18 September 2014

Step Up All In (2014)

Here we go, the much anticipated fifth Step Up, one that features the return of previous Step Up stars, albeit minus Channing Tatum. Would it really kill Magic Mike to come do a cameo for one of these? Bring along Jenna too! Anyway, this is my second mega-dance review this year, I’m on a roll!

Tagline: “Every step has led to this."

1. Plot (4)
Sean, from 2012’s Step Up Revolution, is now in Los Angeles along with the rest of his crew, The Mob. The money they won has long since evaporated -- it’s a miracle 50k lasted this long divided by at least a dozen people - and it’s a constant deflating series of commercial auditions and unpaid bills. When everyone else decides to return to Miami, Sean decides to stick it out. He soon convinces Moose to help him assemble another crew, the horrifically named LMNTRIX, to compete in The Vortex, which features a grand prize of a three year gig in Vegas. Sure, this movie hits all the same story beats as before, but I appreciated how this was the Step Up where everyone had to grow up. I mean, Moose has a regular job now, and we get a peek into how hard it is to make it as a dancer, even if you’re talented. They could have titled this Step Up: Reality Bites!

2. Can the lead characters dance (5)
During my Step Up Revolution review, I said: “as for Ryan Guzman, he's probably the best male lead dancer of the entire series.” I don’t know what I was thinking because in this one he’s horrible. Okay, that may be overstating it, but I had to check again to see if this was the same person. None of the leads exhibited great dancing actually. Step Up 2’s Briana Evigan is more serviceable than jaw dropping, and Moose’s solo is pretty bad too. I’ll just go ahead and give this category a low grade because Guzman, Evigan, and Adam Sevani were all pretty sub-par.

Sevani has improved over the series, but he's not good in this one. Technically, all three leads can dance, but you wouldn't know it from watching this installment. Bonus: Here is Moose with his film girlfriend, Alyson Stoner, in a tribute to "Thriller."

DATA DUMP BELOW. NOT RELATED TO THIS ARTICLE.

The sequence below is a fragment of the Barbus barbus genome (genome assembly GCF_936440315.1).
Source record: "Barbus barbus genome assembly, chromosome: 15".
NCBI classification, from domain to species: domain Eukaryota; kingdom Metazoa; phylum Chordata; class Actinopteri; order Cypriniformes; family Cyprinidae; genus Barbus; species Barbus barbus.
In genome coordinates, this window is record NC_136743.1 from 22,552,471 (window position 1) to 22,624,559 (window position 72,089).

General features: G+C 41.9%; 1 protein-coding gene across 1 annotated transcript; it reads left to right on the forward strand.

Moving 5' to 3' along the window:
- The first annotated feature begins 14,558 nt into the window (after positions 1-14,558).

3. How’re the dance scenes? (3)
In fact, Step Up All In has the worst dance scenes from any of the previous installments. There wasn’t one "wow" segment to be had, excepting maybe the end routines. A new choreographer needs to be hired or something because the dance stuff is getting staid. Enough with the same moves over and over, with a breakdancer here or there. I wish the Step Ups would incorporate more types of dancing, especially house, which is something that is much more current and interesting.

The good thing is that director Trish Sie -- she did the music videos for OK Go -- kept her camera wide and the cuts minimal. Most of the time, dance movies cut so quickly and pull in so close that you can’t really see the dancing. Sie gives us nice clean looks at everything, it’s just unfortunate the routines are no good.

What the dance scenes do have is plenty of impressive sets. Each dance segment is backgrounded by ever more elaborate themes. From a boxing ring, to a mad scientist’s lab, to an impressive stage for the finale. The sets turned out to be the eye candy I focused on, because the dancing was so bad.

4. How’s the love story? (3)
Like you had to ask. Sean and Andie are fated to fall in love from scene one, but their chemistry is pretty non-existent. There’s a bit of Cutting Edge in there, as Sean pushes Andie to do a big move that she doesn’t feel confident in -- her injured knee holds her back -- but that’s not anything to get emotionally invested in. In Andie and Sean’s defense, they do have a cute scene at an amusement park, when they do a flirt duet to “Every Little Step.” Of course, Sean has to tell the audience, "Hey, it's Bobby Brown" since most people watching Step Up probably don't know that. Bonus point for the robot love between Madd Chadd and a popper girl.

5. Rate the sidekicks (6)
The crew is back! The Santiago Twins, Mari Koda with her fake accent, Twitch, Madd Chadd, etc. Alyson Stoner as Moose’s girlfriend also returns, and I was glad to see that they were still together (they still don't let her dance though). None of the other leads are still dating, right?

The newest addition to the cast, Michelle Pfeifer-lookalike Izabella Miko plays Alexxa Brava, the host of The Verge. She channels Effie from Hunger Games, and her outfits were outstanding/outrageous. But more on that later. Overall, it was nice to see familiar faces and to know that these hard working dancers are still getting some of that movie money.

6. Best line (4)